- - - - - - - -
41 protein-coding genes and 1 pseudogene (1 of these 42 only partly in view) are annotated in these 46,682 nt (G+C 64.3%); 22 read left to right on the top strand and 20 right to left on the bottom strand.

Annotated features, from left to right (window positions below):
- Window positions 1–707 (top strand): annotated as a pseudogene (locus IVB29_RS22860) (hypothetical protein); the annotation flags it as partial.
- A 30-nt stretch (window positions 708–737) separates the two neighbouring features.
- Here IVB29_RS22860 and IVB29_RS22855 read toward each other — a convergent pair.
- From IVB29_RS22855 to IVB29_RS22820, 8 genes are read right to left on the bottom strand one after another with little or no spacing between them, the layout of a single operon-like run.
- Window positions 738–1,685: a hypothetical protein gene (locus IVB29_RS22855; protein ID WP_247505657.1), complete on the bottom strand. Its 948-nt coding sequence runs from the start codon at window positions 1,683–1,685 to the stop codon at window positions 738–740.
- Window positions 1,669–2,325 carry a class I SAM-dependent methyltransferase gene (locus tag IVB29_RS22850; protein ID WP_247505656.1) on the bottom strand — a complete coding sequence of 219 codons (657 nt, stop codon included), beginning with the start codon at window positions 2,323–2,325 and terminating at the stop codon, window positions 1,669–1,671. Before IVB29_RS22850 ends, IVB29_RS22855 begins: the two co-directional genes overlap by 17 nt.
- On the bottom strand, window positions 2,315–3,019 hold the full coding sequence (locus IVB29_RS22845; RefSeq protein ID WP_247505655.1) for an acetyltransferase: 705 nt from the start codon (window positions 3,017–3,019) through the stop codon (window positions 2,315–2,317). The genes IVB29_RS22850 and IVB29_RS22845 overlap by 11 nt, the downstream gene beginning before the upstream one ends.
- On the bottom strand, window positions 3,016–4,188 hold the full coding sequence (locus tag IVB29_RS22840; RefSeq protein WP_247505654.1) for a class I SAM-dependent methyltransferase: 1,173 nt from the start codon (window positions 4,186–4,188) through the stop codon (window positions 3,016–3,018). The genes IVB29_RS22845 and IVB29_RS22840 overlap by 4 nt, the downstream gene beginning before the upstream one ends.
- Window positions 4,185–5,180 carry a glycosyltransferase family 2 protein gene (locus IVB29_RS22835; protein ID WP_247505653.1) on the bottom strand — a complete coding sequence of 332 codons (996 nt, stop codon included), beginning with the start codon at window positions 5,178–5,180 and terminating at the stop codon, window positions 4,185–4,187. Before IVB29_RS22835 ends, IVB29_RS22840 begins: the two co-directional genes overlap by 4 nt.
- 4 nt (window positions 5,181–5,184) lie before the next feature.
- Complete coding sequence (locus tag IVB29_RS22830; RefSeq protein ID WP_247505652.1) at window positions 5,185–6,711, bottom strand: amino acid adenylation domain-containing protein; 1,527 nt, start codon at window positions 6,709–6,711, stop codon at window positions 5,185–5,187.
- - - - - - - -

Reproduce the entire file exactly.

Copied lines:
41 protein-coding genes and 1 pseudogene (1 of these 42 only partly in view) are annotated in these 46,682 nt (G+C 64.3%); 22 read left to right on the top strand and 20 right to left on the bottom strand.

Annotated features, from left to right (window positions below):
- Window positions 1–707 (top strand): annotated as a pseudogene (locus IVB29_RS22860) (hypothetical protein); the annotation flags it as partial.
- A 30-nt stretch (window positions 708–737) separates the two neighbouring features.
- Here IVB29_RS22860 and IVB29_RS22855 read toward each other — a convergent pair.
- From IVB29_RS22855 to IVB29_RS22820, 8 genes are read right to left on the bottom strand one after another with little or no spacing between them, the layout of a single operon-like run.
- Window positions 738–1,685: a hypothetical protein gene (locus IVB29_RS22855; protein ID WP_247505657.1), complete on the bottom strand. Its 948-nt coding sequence runs from the start codon at window positions 1,683–1,685 to the stop codon at window positions 738–740.
- Window positions 1,669–2,325 carry a class I SAM-dependent methyltransferase gene (locus tag IVB29_RS22850; protein ID WP_247505656.1) on the bottom strand — a complete coding sequence of 219 codons (657 nt, stop codon included), beginning with the start codon at window positions 2,323–2,325 and terminating at the stop codon, window positions 1,669–1,671. Before IVB29_RS22850 ends, IVB29_RS22855 begins: the two co-directional genes overlap by 17 nt.
- On the bottom strand, window positions 2,315–3,019 hold the full coding sequence (locus IVB29_RS22845; RefSeq protein ID WP_247505655.1) for an acetyltransferase: 705 nt from the start codon (window positions 3,017–3,019) through the stop codon (window positions 2,315–2,317). The genes IVB29_RS22850 and IVB29_RS22845 overlap by 11 nt, the downstream gene beginning before the upstream one ends.
- On the bottom strand, window positions 3,016–4,188 hold the full coding sequence (locus tag IVB29_RS22840; RefSeq protein WP_247505654.1) for a class I SAM-dependent methyltransferase: 1,173 nt from the start codon (window positions 4,186–4,188) through the stop codon (window positions 3,016–3,018). The genes IVB29_RS22845 and IVB29_RS22840 overlap by 4 nt, the downstream gene beginning before the upstream one ends.
- Window positions 4,185–5,180 carry a glycosyltransferase family 2 protein gene (locus IVB29_RS22835; protein ID WP_247505653.1) on the bottom strand — a complete coding sequence of 332 codons (996 nt, stop codon included), beginning with the start codon at window positions 5,178–5,180 and terminating at the stop codon, window positions 4,185–4,187. Before IVB29_RS22835 ends, IVB29_RS22840 begins: the two co-directional genes overlap by 4 nt.
- 4 nt (window positions 5,181–5,184) lie before the next feature.
- Complete coding sequence (locus tag IVB29_RS22830; RefSeq protein ID WP_247505652.1) at window positions 5,185–6,711, bottom strand: amino acid adenylation domain-containing protein; 1,527 nt, start codon at window positions 6,709–6,711, stop codon at window positions 5,185–5,187.